News - Lauren Patterson

In a new blog post for the Internet of Water, Lauren Patterson, Senior Policy Associate for the Water Policy Program, writes, "The transition from one year to the next is often a time of reflection. How much more so when the past year, the start of a new decade, has brought such radical disruption and change to our society.

The Nicholas Institute is applying the expertise of its professionals to rapidly evolving environmental and energy issues related to the COVID-19 pandemic. Read four stories about how Nicholas Institute projects are meeting the moment.

Many of the reservoirs operated by the U.S. Army Corps of Engineers are decades old and subject to ever-changing environmental and social pressures that threaten their ability to function as intended. To better understand the state of these reservoirs, Martin Doyle and Lauren Patterson collaborated with the USACE to conduct a large-scale analysis.

The Aspen Institute Energy and Environment Program in partnership with the Nicholas Institute for Environmental Policy Solutions at Duke University are pleased to announce the release of the summary report from the 2019 Aspen-Nicholas Water Forum: Ensuring Water Quality: Innovating on the Clean Water & Safe Drinking Water Acts for the 21st Century.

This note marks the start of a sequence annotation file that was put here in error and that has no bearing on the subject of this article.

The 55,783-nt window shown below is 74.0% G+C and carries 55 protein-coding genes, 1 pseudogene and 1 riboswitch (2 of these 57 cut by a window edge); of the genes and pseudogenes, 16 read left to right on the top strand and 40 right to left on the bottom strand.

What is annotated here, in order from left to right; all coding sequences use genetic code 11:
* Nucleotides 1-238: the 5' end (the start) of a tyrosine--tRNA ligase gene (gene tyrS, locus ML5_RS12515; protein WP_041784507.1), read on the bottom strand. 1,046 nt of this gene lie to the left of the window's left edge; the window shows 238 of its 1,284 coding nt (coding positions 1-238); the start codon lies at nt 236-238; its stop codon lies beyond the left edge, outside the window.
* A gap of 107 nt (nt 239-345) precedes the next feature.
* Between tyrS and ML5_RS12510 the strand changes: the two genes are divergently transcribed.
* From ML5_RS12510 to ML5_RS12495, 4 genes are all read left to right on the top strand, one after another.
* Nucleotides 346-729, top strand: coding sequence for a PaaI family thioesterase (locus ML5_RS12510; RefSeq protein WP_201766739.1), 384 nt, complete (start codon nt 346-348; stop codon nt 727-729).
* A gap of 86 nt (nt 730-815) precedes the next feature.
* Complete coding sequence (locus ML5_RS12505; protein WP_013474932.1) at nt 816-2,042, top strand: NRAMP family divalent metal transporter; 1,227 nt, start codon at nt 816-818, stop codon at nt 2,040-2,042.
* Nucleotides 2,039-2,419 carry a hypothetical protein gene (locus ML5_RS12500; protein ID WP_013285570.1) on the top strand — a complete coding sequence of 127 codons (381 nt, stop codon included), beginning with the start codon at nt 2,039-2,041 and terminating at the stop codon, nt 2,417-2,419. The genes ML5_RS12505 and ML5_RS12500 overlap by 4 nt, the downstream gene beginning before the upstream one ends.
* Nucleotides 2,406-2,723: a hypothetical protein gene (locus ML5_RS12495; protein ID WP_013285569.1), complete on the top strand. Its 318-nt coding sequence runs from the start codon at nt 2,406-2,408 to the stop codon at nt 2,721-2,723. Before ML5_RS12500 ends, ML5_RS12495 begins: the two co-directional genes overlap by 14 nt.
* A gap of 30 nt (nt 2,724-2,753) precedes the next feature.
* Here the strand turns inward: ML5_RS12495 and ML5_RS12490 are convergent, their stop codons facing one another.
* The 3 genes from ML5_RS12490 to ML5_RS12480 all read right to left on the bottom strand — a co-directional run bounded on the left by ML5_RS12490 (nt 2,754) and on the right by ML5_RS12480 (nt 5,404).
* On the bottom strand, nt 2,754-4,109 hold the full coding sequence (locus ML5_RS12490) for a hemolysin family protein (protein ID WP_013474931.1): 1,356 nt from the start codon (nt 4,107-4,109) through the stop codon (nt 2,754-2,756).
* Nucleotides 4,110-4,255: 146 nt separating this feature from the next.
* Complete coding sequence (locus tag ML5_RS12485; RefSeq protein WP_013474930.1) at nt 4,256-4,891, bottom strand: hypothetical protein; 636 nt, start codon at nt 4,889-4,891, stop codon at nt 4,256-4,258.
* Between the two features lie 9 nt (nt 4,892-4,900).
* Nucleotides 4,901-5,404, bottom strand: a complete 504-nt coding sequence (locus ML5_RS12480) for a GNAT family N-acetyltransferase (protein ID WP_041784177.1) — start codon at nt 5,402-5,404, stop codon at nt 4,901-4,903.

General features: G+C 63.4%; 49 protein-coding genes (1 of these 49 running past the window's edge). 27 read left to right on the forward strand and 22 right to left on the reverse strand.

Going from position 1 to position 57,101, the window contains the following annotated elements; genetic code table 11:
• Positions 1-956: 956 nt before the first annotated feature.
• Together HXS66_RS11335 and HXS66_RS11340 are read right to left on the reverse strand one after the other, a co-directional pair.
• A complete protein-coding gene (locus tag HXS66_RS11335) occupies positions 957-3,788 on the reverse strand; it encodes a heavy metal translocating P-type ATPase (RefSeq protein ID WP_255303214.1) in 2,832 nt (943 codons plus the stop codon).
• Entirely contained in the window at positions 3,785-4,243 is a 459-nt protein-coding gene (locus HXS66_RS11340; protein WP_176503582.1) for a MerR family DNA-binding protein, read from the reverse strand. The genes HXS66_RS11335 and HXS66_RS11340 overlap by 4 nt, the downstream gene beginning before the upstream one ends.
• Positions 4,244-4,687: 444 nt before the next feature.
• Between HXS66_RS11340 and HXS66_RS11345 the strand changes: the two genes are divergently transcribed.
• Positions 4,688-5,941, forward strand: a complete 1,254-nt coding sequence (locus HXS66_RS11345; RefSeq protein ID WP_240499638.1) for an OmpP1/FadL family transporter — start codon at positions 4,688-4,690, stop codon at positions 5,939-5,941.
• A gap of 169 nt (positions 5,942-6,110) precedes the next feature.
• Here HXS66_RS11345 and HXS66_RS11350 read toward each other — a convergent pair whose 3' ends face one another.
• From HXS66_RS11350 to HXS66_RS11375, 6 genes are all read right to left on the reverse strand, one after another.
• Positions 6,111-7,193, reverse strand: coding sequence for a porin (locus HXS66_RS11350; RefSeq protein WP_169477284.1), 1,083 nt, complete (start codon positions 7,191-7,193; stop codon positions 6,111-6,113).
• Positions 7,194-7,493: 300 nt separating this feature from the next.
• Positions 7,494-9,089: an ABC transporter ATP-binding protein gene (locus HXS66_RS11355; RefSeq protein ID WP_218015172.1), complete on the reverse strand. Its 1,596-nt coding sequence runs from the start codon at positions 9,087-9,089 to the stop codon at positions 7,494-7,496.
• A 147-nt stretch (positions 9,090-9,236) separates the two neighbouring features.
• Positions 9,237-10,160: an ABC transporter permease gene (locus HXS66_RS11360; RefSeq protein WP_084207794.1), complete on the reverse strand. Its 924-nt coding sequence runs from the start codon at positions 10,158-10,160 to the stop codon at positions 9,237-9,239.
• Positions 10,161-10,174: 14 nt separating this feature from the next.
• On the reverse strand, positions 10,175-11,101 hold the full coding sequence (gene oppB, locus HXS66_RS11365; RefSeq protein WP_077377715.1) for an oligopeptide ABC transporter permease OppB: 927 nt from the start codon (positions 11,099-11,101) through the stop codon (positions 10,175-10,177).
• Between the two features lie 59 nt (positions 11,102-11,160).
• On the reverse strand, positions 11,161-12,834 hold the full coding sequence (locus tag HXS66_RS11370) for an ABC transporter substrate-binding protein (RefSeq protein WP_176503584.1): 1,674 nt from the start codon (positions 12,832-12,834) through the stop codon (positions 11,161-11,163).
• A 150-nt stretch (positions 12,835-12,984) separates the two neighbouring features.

When it comes to water, critical decisions are made every day, regardless of data availability. But what if we could harness more data to make better-informed decisions? The Internet of Water seeks to fundamentally change how we manage water by improving access to more water data for real-time decision-making.

Hurricane Florence brought much damage to the North Carolina coast and it’s clear that the work of recovery will take years. The expertise of Duke faculty will contribute to that work.

In The Chronicle, The Nicholas Institute for Environmental Policy Solutions' Lauren Patterson and Martin Doyle discuss their research project investigating the target levels and management goals over time of dams and reservoirs. 

Over the past week, rivers in North Carolina have broken previous flood records, many of which were set by Hurricane Matthew just two years earlier, write Martin Doyle and Lauren Patterson in the Herald Sun.

Hurricane Florence dropped two to three feet of rain, causing major flooding along the Cape Fear, Lumberton, and Neuse rivers—destroying property and highlighting the limits of our country’s infrastructure, write Duke's Nicholas Institute for Environmental Policy Solutions' Martin Doyle and Lauren Patterson in the News & Observer. 

The Internet of Water, a new project to improve our nation’s water data infrastructure, has been awarded start-up support by six foundations.